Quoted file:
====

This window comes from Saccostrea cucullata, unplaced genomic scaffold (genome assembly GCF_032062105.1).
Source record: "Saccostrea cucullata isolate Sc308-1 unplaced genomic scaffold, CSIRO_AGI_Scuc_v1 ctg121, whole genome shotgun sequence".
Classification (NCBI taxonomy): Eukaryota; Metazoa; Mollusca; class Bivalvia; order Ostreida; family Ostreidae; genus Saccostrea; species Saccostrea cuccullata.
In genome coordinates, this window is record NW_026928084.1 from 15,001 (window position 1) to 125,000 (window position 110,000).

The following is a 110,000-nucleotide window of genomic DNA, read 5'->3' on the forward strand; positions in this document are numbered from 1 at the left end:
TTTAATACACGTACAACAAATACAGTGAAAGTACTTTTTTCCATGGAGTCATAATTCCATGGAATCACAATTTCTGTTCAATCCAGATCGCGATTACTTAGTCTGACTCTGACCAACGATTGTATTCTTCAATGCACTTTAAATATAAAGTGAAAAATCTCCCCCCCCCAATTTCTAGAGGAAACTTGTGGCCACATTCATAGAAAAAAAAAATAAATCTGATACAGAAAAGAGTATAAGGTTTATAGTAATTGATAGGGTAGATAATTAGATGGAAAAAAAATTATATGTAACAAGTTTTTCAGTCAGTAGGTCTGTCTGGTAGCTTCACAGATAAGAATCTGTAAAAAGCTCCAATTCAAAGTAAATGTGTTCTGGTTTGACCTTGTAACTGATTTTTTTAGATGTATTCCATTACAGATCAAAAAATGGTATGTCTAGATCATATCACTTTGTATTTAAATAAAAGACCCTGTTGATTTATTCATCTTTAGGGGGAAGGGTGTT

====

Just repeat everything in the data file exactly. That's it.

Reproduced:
This window comes from Saccostrea cucullata, unplaced genomic scaffold (genome assembly GCF_032062105.1).
Source record: "Saccostrea cucullata isolate Sc308-1 unplaced genomic scaffold, CSIRO_AGI_Scuc_v1 ctg121, whole genome shotgun sequence".
Classification (NCBI taxonomy): Eukaryota; Metazoa; Mollusca; class Bivalvia; order Ostreida; family Ostreidae; genus Saccostrea; species Saccostrea cuccullata.
In genome coordinates, this window is record NW_026928084.1 from 15,001 (window position 1) to 125,000 (window position 110,000).

The following is a 110,000-nucleotide window of genomic DNA, read 5'->3' on the forward strand; positions in this document are numbered from 1 at the left end:
TTTAATACACGTACAACAAATACAGTGAAAGTACTTTTTTCCATGGAGTCATAATTCCATGGAATCACAATTTCTGTTCAATCCAGATCGCGATTACTTAGTCTGACTCTGACCAACGATTGTATTCTTCAATGCACTTTAAATATAAAGTGAAAAATCTCCCCCCCCCAATTTCTAGAGGAAACTTGTGGCCACATTCATAGAAAAAAAAAATAAATCTGATACAGAAAAGAGTATAAGGTTTATAGTAATTGATAGGGTAGATAATTAGATGGAAAAAAAATTATATGTAACAAGTTTTTCAGTCAGTAGGTCTGTCTGGTAGCTTCACAGATAAGAATCTGTAAAAAGCTCCAATTCAAAGTAAATGTGTTCTGGTTTGACCTTGTAACTGATTTTTTTAGATGTATTCCATTACAGATCAAAAAATGGTATGTCTAGATCATATCACTTTGTATTTAAATAAAAGACCCTGTTGATTTATTCATCTTTAGGGGGAAGGGTGTT